A flurry of natsec drafts fly around DC; Trump orders a wall; The art of dealing with Pakistan; SecNav tapped; and just a bit more…


January 26, 2017

Today we’re sorting through some of the big national security moves President Donald Trump is planning, according to draft executive orders passed to The New York Times and the Washington Post. Among the more eyebrow-raising issues: he wants a review of treaties, a review of the CIA’s use of “black site” prisons overseas, a look into adding detainees to the facility at Guantanamo Bay, and more.  

Writes WaPo: “The document was provided to The Post by a person who said it had been circulated among agencies in Washington for comment. The immediate feedback, this person said, helped convince the White House counsel that the document needed wider distribution and review before being finalized. It was unclear which agencies received the document, but those with the most direct stake would include the CIA, the Pentagon, and the State and Justice departments.”

Adds NYT: “It contained crossed-out phrases and typos. It said that the Sept. 11 attacks occurred in 2011, rather than a decade earlier. It was clearly not meant for public consumption.”

It was also apparently “a revised version of the “most comprehensive” executive action on the topic proposed for the first 100 days of a Mitt Romney White House,” Buzzfeed News reported in a side-by-side comparison piece, here.

A critical caveat: “It’s not yet clear whether Trump will sign the draft order, or whether senior members of his administration who have been skeptical of such plans, including Defense Secretary James Mattis and CIA Director Mike Pompeo, were consulted,” the Post reports. “Sen. Mark R. Warner (Va.), ranking Democrat on the Senate Intelligence Committee, said that Mattis and Pompeo were caught off guard by the draft order.”

And in one puzzling pull-out, the Times reports “the White House had circulated the draft order among national security staff members in the same way that a flurry of other pending executive orders had been distributed for review: with no warning and scant time to provide comments.”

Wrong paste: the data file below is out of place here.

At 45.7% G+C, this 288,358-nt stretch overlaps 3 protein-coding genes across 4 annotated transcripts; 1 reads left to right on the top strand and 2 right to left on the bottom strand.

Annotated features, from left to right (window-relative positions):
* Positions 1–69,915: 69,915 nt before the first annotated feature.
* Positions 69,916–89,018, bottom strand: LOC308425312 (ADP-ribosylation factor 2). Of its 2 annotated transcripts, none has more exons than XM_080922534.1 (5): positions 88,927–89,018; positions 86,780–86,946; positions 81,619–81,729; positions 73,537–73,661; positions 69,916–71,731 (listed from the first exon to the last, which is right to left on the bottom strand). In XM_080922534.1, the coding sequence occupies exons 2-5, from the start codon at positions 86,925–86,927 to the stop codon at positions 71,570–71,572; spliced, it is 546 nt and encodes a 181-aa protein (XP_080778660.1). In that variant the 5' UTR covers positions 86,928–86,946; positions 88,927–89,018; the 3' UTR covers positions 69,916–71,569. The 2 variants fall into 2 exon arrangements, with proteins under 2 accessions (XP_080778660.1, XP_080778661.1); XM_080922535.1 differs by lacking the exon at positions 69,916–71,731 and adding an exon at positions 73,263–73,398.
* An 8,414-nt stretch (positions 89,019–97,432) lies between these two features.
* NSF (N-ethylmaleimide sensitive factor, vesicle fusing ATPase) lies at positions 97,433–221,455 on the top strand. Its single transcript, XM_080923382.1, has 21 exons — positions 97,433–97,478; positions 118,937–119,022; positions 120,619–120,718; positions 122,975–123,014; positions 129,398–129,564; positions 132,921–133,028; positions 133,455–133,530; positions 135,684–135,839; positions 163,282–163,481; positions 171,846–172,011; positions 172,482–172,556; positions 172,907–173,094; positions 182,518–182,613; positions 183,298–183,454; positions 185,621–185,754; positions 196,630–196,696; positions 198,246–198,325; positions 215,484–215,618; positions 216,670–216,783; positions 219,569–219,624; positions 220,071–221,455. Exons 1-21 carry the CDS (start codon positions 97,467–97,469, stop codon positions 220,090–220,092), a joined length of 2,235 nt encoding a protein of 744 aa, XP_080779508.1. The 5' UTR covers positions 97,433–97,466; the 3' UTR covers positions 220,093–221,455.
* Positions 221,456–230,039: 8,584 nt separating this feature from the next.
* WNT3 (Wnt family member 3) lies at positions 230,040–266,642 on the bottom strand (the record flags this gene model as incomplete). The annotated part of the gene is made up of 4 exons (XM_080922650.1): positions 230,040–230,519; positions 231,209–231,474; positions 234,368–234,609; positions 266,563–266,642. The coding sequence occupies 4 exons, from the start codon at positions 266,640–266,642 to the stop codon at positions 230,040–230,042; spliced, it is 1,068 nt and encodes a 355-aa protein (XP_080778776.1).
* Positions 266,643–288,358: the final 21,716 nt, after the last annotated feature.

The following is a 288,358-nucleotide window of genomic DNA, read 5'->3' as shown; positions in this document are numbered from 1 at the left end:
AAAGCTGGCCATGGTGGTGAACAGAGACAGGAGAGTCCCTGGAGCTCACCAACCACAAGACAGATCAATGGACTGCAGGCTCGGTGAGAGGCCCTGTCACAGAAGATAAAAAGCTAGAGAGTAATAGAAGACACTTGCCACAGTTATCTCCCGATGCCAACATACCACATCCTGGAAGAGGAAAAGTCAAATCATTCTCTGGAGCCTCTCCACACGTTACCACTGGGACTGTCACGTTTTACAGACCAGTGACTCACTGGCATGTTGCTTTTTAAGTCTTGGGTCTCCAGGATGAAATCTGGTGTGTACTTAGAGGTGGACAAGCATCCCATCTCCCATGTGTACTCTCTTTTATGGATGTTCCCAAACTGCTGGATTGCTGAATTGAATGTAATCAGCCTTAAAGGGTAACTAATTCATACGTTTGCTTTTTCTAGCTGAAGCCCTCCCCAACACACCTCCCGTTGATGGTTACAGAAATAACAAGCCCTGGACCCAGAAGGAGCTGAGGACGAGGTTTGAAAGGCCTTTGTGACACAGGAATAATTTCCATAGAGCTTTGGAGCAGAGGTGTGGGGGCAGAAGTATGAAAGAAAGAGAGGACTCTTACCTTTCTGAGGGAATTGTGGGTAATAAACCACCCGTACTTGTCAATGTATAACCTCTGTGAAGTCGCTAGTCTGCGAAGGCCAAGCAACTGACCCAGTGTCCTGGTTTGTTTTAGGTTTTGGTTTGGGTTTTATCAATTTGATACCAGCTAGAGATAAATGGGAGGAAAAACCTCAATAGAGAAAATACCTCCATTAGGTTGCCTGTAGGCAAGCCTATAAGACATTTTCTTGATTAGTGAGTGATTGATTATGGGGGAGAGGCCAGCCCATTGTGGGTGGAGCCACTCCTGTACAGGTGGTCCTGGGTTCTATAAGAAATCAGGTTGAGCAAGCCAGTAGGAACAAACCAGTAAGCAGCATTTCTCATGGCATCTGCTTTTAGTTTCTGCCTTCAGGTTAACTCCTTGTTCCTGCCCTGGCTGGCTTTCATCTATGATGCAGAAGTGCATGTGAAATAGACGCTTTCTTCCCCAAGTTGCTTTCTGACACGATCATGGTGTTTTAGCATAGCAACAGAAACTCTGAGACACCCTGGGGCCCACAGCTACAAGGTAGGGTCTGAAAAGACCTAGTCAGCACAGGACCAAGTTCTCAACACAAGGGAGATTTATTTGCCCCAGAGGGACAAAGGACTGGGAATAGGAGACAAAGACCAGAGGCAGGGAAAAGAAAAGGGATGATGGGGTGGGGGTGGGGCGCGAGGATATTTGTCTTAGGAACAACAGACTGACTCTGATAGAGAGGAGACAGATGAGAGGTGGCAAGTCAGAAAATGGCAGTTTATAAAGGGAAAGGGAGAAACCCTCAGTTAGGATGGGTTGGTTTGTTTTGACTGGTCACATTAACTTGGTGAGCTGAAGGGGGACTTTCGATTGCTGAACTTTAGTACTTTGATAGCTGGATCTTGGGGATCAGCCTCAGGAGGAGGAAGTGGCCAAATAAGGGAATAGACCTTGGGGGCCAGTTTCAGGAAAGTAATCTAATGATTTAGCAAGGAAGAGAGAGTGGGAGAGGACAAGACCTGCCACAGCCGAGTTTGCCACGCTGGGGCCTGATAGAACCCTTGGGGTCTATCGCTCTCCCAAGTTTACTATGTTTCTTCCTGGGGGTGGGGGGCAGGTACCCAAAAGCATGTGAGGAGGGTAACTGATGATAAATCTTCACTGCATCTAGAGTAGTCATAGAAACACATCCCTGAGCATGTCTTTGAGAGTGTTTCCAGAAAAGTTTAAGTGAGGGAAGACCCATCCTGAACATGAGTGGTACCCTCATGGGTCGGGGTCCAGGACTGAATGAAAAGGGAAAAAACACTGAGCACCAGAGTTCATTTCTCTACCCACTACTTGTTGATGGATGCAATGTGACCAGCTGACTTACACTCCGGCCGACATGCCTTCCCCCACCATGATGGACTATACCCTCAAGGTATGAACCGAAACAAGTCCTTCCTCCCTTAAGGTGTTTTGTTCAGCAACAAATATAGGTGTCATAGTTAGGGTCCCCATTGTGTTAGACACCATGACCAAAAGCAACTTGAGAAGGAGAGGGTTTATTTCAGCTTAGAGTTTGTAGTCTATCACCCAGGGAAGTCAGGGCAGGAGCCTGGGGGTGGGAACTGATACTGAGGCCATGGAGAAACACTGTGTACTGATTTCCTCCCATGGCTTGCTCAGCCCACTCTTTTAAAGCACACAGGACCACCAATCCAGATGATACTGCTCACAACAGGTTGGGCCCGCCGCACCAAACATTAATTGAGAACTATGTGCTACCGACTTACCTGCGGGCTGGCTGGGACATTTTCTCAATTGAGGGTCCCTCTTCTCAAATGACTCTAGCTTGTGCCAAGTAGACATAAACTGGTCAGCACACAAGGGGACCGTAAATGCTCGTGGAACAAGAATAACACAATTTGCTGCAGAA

The window for submitting feedback was less than 80 minutes—the document was received at 8:41 a.m., with feedback required by 10 a.m. same day.

Sen. John McCain’s reax to the renewed interest in interrogation: “The President can sign whatever executive orders he likes. But the law is the law. We are not bringing back torture in the United States of America.”

Trump orders the wall. CNN: “Trump signed two executive orders directing the construction of a wall on the US-Mexico border, boosting border patrol forces and increasing the number of immigration enforcement officers who carry out deportations.” In a DHS appearance yesterday, the president reiterated his campaign promise that Mexico would bear the multi-billion-dollar cost of the wall. Mexican President Enrique Peña Nieto responded last night that his country would do no such thing, drawing Trump to tweet at 8:55 a.m. today: “If Mexico is unwilling to pay for the badly needed wall, then it would be better to cancel the upcoming [Jan. 31] meeting.” Read on, here.

Trump also spoke with ABC News to say, among other things, he still wants “safe zones” in Syria, a move echoed in section 6 of a draft Executive Order. It’s also a military option for the war in Syria that we broke down in September when Trump maintained his interest in “safe zones” months after acknowledging generals told him it would require in the neighborhood of “20,000 to 30,000” extra American troops.

Turkish officials are already showing interest in finding exactly what Trump meant by those safe zones, Reuters reports. Turkish foreign ministry spokesman Huseyin Muftuoglu said this morning his country has already set up a "de facto safe zone" around Jarablus, in northern Syria. "We have seen the U.S. President's request for conducting a study. What's important is the results of this study and what kind of recommendation will come out," he said. More here.

From Defense One

Border Officers: Real Security is More Complicated Than Building a Wall // Patrick Tucker: Trump's order notwithstanding, it would take years and new technology to truly close the border

Why Iraq Needs the Oil // Jack Watling, via The Atlantic: Taking it, as Donald Trump has mused about doing, is not only illegal—it would tear the country apart.

Trump Orders Halt to 'Catch and Release,' But There's a Catch // GovExec’s Katherine McIntire Peters: Ending the practice of releasing illegal border crossers before they can be deported is easier said than done.

The Art of Dealing with Pakistan // American University’s Stephen Tankel: Trump's transactional approach to foreign policy may help get Islamabad moving in the right direction.